Employment and Training Administration
Washington, D. C. 20210






May 14, 1992




May 31, 1993











for Regional Management




Identifying Tax Items on Employer Contribution Reports


  1. Purpose. To notify State employment security agencies (SESAs) that only "contributions" to the State unemployment fund may be reported by employers on quarterly contribution reports on lines designated for contributions, contributions due and contributions paid.

  2. References. Federal Unemployment Tax Act, Section 3302-Credits Against Tax, Section 3306(f)-Unemployment Fund, Section 3306(g)-Contributions; General Administration Letter No. 4-91, Allocation of Costs of Assessing and Collecting State Taxes.

  3. Background. Employers pay two unemployment taxes: "contributions" under State unemployment compensation (UC) laws and a Federal unemployment tax under the Federal Unemployment Tax Act (FUTA). The FUTA tax is 6.2% of the first $7,000 in wages paid to each employee. Up to 90% of the FUTA tax may be offset by employer contributions to State unemployment funds during the year on FUTA wages. FUTA Section 3306(f) defines "unemployment fund" as follows:

    For purposes of this chapter, the term "unemployment fund" means a special fund, established under a State law and administered by a State agency, for the payment of compensation. Any sums standing to the account of the State agency in the Unemployment Trust Fund ... shall be deemed to be a part of the unemployment fund of the State, and no sums paid out of the Unemployment Trust Fund to such State agency shall cease to be a part of the unemployment fund of the State until expended by such State agency. An unemployment fund shall be deemed to be maintained during a taxable year only if throughout such year ... no part of the moneys of such fund was expended for any purpose other than the payment of compensation (exclusive of expenses of administration) and for refunds of sums erroneously paid into such fund ....

    FUTA Section 3306(g) defines "contributions" as follows:

    For purposes of this chapter, the term "contributions" means payments required by a State law to be made into an unemployment fund by any person on account of having individuals in his employ, to the extent that such payments are made by him without being deducted or deductible from the remuneration of individuals in his employ.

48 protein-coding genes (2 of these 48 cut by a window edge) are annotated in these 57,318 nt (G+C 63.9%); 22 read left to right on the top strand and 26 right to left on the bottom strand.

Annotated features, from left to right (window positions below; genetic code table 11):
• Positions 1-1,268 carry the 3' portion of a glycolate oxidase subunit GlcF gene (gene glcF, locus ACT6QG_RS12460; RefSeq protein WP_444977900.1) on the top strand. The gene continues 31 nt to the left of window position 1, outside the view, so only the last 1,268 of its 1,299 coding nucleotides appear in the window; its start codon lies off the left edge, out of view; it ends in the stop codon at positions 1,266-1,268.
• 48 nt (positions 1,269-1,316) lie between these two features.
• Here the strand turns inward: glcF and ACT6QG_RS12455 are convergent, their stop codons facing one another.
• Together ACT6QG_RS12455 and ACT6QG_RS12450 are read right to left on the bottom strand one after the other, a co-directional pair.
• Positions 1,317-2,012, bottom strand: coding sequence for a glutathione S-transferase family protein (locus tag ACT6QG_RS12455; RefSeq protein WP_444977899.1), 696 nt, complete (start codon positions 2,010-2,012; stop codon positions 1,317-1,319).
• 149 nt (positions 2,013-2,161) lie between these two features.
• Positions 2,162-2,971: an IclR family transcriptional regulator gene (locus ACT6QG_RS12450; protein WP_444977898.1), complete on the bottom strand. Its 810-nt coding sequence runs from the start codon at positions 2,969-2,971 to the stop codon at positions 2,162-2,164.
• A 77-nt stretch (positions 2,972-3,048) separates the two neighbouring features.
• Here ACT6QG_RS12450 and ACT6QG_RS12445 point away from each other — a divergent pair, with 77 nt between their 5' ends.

When employers complete their Employer's Annual Federal Unemployment (FUTA) Tax Return, Form 940, they take credit for all contributions they paid to State unemployment funds. States are obligated to deposit all employer contributions in their State unemployment funds to be used for the payment of UC benefits. States must also certify to the Internal Revenue Service (IRS) that the contributions have actually been paid. Several States have enacted legislation which imposes additional payroll taxes on employers related to employment security or employment and training objectives, as well as other purposes. The revenue, produced by these employment and wage based taxes, surcharges or special payroll assessments, is often reported and paid by employers on their quarterly UC contribution reports. Any such amounts required to be reported and paid by an employer, which are not payments to the State unemployment fund, are not "contributions" for purposes of determining the offset credit permitted under FUTA, Section 3302.

    Using the UC reporting system to collect non-contributions revenue is permissible as long as such revenue is separately accounted for by the State UI agency, and collecting and processing costs are properly allocated and funded pursuant to General Administration Letter No. 4-91.